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Kandiyohi County decision on new administrator made outside a public meeting

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Willmar, 56201
Willmar Minnesota 2208 Trott Ave. SW / P.O. Box 839 56201

WILLMAR -- The Kandiyohi County Board of Commissioners may have violated the state's Open Meeting Law when members reached a decision -- outside a public meeting -- about who to hire as the new county administrator.

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The county denies there was a violation but has referred the issue to its legal counsel with the Minnesota Counties Insurance Trust.

It was announced last month that the Kandiyohi County Commissioners have decided to hire Family Services Director Larry Kleindl as county administrator when longtime administrator Wayne Thompson retires later this year.

The informal decision was not made at a public meeting, and the discussion leading to that decision was not conducted at a public meeting.

That could represent a violation of the state's Open Meeting Law, according to Mark Anfinson, an attorney representing the Minnesota Newspaper Association.

A public body, like the board of county commissioners, cannot make a "collective decision" outside the bounds of a public meeting without violating the state law, Anfinson said.

The Minnesota Open Meeting Law requires public bodies to conduct business in public. The law contains limited and specific exceptions allowing a public body to have private discussions -- to evaluate employee performance or discuss labor negotiation strategy, for example. In no case is a public body allowed to make decisions in a closed meeting. A violation of the law is a civil matter, not criminal.

"Absolutely not" was Thompson's reply when asked if the county had violated the state law.

In a separate interview, Commissioner Richard Falk concurred. "Absolutely and unequivocally no," said Falk, who had served as chairman of the board until January.

Kandiyohi County Attorney Boyd Beccue told the Tribune that the County Commissioners had not requested his legal opinion on whether or not the Open Meeting Law had been violated. He said he did not want to respond to the Tribune's questions about the issue.

Thompson said there were no "prearranged meetings" to discuss the issue of hiring Kleindl and there's been no discussion between the commissioners and Kleindl about a contract or salary.

Thompson said county commissioners regularly come into his office -- anywhere from once a day to once a week -- to talk about various county projects in one-on-one conversations. He said that's how discussion about hiring Kleindl came about.

But Dr. Steven Schultz, a professor at Hamline University who specializes in government law and ethics, said the Kandiyohi County Board's action is "clearly a violation" of state law.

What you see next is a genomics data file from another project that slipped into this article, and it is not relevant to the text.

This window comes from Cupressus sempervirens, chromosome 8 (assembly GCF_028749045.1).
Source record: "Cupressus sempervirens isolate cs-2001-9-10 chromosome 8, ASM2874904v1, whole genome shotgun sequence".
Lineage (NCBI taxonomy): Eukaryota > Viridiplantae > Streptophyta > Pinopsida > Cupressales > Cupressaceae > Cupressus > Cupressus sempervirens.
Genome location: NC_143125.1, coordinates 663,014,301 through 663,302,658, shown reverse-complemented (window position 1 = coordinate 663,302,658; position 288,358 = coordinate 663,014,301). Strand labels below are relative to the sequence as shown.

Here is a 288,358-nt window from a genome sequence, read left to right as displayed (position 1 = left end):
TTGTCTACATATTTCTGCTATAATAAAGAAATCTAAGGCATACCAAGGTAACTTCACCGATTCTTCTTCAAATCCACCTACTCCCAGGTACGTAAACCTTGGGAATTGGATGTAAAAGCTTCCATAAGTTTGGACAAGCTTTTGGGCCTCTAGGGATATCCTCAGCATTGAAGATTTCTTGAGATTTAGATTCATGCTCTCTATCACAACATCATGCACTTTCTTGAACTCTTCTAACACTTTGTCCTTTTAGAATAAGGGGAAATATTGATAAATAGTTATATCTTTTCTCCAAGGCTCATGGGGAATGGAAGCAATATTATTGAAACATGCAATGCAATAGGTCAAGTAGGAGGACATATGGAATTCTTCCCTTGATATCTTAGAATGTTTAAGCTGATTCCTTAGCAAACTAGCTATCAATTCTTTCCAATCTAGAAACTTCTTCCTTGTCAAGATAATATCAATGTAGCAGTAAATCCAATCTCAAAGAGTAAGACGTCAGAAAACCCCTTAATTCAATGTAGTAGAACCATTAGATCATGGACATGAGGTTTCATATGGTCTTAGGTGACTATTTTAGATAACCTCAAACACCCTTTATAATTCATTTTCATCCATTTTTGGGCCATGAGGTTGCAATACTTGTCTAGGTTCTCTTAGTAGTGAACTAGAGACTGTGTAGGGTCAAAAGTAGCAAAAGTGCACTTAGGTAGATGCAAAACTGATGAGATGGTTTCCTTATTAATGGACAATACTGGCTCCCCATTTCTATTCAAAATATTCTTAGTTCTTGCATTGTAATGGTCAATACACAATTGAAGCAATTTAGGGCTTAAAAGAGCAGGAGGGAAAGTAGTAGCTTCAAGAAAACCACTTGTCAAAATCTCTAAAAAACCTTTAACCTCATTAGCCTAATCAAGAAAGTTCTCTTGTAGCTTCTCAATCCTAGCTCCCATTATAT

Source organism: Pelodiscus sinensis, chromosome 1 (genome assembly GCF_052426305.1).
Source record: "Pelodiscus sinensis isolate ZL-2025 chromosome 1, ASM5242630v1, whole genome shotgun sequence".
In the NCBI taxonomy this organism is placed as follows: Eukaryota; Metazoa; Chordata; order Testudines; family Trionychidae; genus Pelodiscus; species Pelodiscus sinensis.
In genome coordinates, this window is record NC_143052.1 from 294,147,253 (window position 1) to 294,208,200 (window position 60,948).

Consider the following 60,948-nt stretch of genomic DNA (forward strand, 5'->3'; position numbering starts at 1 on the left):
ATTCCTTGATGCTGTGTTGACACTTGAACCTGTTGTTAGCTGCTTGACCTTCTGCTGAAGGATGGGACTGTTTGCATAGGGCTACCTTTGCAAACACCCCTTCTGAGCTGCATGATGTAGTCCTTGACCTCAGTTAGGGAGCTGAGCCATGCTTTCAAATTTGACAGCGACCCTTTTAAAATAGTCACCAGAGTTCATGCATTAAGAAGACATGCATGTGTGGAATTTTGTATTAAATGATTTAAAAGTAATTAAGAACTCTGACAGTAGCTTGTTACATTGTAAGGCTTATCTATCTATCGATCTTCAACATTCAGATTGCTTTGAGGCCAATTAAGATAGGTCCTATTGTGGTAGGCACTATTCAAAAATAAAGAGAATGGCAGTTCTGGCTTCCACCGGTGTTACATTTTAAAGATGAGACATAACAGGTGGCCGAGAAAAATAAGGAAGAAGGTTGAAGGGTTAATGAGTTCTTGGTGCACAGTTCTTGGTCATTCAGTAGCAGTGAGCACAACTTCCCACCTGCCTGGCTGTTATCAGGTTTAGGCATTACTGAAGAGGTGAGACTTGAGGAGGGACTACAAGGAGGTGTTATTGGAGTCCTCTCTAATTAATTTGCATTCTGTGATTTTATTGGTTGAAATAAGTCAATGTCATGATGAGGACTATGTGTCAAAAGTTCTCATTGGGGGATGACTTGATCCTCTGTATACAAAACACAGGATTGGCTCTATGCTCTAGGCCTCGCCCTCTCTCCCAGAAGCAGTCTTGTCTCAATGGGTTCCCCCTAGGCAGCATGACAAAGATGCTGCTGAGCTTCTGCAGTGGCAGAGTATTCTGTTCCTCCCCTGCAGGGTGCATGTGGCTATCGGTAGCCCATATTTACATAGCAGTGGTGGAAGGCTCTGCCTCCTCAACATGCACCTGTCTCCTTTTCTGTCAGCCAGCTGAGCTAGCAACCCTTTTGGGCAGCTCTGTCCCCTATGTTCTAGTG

Schultz said the commissioners were "effectively carrying on a meeting outside of public scrutiny" and outside of "what the Open Meeting Law allows them to do." He said making phone calls and having a one-on-one meeting isn't a violation of the law, but having enough one-on-one meetings so that a conclusion is reached is a violation.

Public acknowledgment that a decision was reached makes the Open Meeting Law violation a "slam dunk," said Schultz.

"Once you've got the admission that a decision has been reached, it's pretty clear," he said.

Thompson said going public with the information about Kleindl was done to be "fair with the press." An announcement was made Jan. 18, but Board Chairman Dean Shuck said at the time that the decision had been made nearly two months prior.

In fact, Kleindl's anticipated appointment had been common knowledge among some Kandiyohi County employees and even employees from other counties. Thompson said he told the Kandiyohi County family service supervisors nearly two months ago that Kleindl would likely be appointed county administrator. At meetings with other counties, Kleindl was being congratulated, making for awkward situations.

Schultz said admitting that a decision was made without holding a public meeting is the clincher that the Open Meeting Law was violated.

But Thompson said there's been no official action taken yet by the board.

"We'll have discussion before we take official action," he said, adding that until a vote is taken "the whole thing could go out the window."

Anfinson said even with an official vote down the road, the commissioners have already made their decision, making the future vote merely ceremonial.

Falk said the county followed the same procedure that other local entities have used, including the Willmar School Board when it hired Kathy Leedom as superintendent. Falk said in that case the school board had reached a consensus before a vote was taken. (See related story.)

Thompson said he's been told of other local governments that reached decisions on hiring top positions in the same way that Kandiyohi County has done it. If Kandiyohi County has violated the Open Meeting Law through this process, he said, "then apparently we're all doing it wrong."

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